Prior to this, he was Senior Managing Director and Chief Economist at KWR International, Inc (KWR). Prior to KWR he was the Head of Research for MC Asset Management LLC, an asset management unit of Mitsubishi Corporation based in Stamford, Connecticut (2012-2015) and Head of Credit & Economics Research at Aladdin Capital (2000-2011) and Chief Economist for KWR International (1999-2000). Prior to those positions he worked at Donaldson, Lufkin & Jenrette, Credit Suisse and the Office of the Comptroller of the Currency (in Washington, D.C.). During his time on Wall Street, he was ranked by Institutional Investor magazine as one of the top sovereign analysts.
      He did his Ph.D. in Political Science at the University of Connecticut, Masters in Asian Studies at the University of London’s School of Oriental and African Studies, and BA in History (Honors) and Political Science at Trinity College (Hartford). He has written 18 books and numerous articles. Areas of expertise are macroeconomics, international finance and geopolitical risk.

The Global Economic Doctor

May 6, 2016

Global Economic Doctor_thumb

Quick Market View:

Markets Searching for Direction – Caution Is the Word of the Day

May 6, 2016

Summary:  Global equity and debt markets continue to seek a clear direction, but economic data and earnings are sending contradictory signals.  This leaves a situation in which investors want to assume risk and push markets up, but they have one eye to the door in case bad news disrupts shallow confidence and starts a nervous stampede.  The reasons for this state of affairs are numerous – uneasiness over the strength of global economic growth, yet another poor earnings season (the 4th in a row), geopolitical risks, and big questions over Fed policy (will it raise rates in June or not?).  The US April jobs report did not help matters: unemployment stayed at 5.0% and the 160,000 print on jobs was below expectations. We think this leaves the Fed holding off at their June meeting, but moving later in the year, possibly in September.

We expect investors to remain cautious, adding risk strategically. One indicater of caution about direction is that gold prices (and gold miners like IamGold, Kinross Gold and Yamana) have been on the rise. They have benefited from growing uncertainty over the global economy and the geopolitical calendar. Caution is also mirrored by U.S. 10-year Treasury yields remaining low at around 1.78%. Consequently, caution is the word of the day and this sentiment is likely to increase as we shift gears past the earnings season to the political season beginning in June. (See last item below)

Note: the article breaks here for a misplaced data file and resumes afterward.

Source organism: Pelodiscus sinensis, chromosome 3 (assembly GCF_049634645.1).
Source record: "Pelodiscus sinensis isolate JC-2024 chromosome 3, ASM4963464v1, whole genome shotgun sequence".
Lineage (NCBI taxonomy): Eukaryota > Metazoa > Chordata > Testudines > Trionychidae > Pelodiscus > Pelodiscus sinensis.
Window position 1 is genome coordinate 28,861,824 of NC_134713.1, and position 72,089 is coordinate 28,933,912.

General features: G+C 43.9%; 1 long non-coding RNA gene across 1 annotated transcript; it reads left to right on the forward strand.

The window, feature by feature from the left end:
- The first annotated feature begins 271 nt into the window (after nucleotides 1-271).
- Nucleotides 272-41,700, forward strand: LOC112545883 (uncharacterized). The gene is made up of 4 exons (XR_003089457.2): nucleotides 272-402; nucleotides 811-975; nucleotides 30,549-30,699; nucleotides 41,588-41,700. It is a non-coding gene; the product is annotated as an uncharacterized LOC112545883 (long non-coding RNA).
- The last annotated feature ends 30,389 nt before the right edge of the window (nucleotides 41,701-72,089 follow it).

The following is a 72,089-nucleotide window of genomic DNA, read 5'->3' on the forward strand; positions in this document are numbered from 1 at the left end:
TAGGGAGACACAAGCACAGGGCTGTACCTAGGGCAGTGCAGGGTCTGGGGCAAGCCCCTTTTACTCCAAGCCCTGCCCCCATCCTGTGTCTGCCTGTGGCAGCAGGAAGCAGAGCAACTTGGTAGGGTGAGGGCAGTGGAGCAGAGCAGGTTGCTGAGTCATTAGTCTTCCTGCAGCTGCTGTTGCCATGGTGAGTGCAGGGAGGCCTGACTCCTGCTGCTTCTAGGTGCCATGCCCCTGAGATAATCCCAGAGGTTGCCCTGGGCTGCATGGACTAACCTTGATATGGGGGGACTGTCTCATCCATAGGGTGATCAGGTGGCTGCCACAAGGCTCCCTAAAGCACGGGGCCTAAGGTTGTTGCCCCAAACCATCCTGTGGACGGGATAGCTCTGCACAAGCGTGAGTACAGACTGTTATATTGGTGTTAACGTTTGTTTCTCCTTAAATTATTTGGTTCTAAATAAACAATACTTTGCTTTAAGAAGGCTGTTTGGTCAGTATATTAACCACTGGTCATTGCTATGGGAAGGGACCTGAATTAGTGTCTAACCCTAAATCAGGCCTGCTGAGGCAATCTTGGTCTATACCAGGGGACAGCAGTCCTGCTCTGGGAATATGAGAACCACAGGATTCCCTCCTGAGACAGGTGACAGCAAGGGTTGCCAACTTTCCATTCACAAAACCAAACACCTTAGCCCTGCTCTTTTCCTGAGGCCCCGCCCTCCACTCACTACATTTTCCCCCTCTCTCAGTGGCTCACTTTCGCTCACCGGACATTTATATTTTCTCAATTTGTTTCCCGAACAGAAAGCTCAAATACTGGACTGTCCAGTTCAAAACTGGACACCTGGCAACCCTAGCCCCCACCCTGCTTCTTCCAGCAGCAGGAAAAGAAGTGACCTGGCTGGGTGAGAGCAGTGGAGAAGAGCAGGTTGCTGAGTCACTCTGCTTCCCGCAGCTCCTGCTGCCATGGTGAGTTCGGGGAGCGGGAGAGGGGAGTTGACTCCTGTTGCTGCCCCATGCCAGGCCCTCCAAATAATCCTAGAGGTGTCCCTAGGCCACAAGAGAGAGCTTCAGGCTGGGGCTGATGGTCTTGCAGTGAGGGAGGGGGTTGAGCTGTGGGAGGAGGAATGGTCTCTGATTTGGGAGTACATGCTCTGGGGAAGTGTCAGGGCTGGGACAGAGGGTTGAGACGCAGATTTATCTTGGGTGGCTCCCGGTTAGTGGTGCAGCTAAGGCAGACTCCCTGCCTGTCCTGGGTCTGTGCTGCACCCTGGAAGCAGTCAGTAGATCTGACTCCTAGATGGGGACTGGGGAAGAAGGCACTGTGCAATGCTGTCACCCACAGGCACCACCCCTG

• US employment data: Initial claims for state unemployment benefits increased 17,000 to a seasonally adjusted 274,000 for the week ended April 30.  This was the largest increase since February 2015.  However, the next day’s April jobs report disappointed as the U.S. economy added the fewest number of jobs in seven months. Nonfarm payrolls rose by 160,000 jobs last month, with a marginal increase in construction and a downturn in retail employment. Unemployment remained constant at 5.0%, but that was due to Americans dropping out of the work force. Furthermore, employers added 19,000 fewer jobs in February and March than previously reported.  One of the few bright spots in the April jobs report was a slight uptick in wages. Based on this report and other mixed data as well as a looming Brexit vote two weeks (June 23rd) after the scheduled June FOMC meeting, it appears that the U.S. central bank might put off a rate increase to September.
  • Fitch Pans negative interest rates: Fitch rating agency released a study in which it noted that the almost $10 trillion of negative yielding government bonds are costing investors about $24 billion annually.  This situation is raising challenges to investors, such as pension funds and insurance companies that rely on sovereign debt as a core area for their portfolios.  If nothing else, the adoption of negative interest rates forces investors to take on riskier assets or provide their clients with poorer returns.  At the same time, negative interest rates punish savers and retirees.  Moreover, it is dubious that negative interest rates are encouraging economic growth.  It does not seem to be working in Japan. More to come on this.
  • Markets and US Politics:  Now that Donald Trump and Hillary Clinton have emerged as their respective parties candidates, there is growing talk about how the two will impact markets. The dominant view (at least based on opinion polls and a lot of talking heads in the financial press) is that the Democratic candidate is likely to win and would probably be more market-friendly as she represents the least amount of change in policies. As this line of reasoning goes, markets hate uncertainty and Trump represents uncertainty.  The American Banker has been up front saying it does not know what a Trump presidency would mean for the financial industry, while exporting companies are deeply worried that protectionism and efforts to re-write trade treaties (like NAFTA) would be highly disruptive.  At the same time, Washington has been highly dysfunctional over the past 8 years and change is badly needed, which would probably play more to Trump than Clinton. Markets have yet to factor in the outcome of the US November election, but that will change once we move past the conventions and head into the fall season. Stay tuned.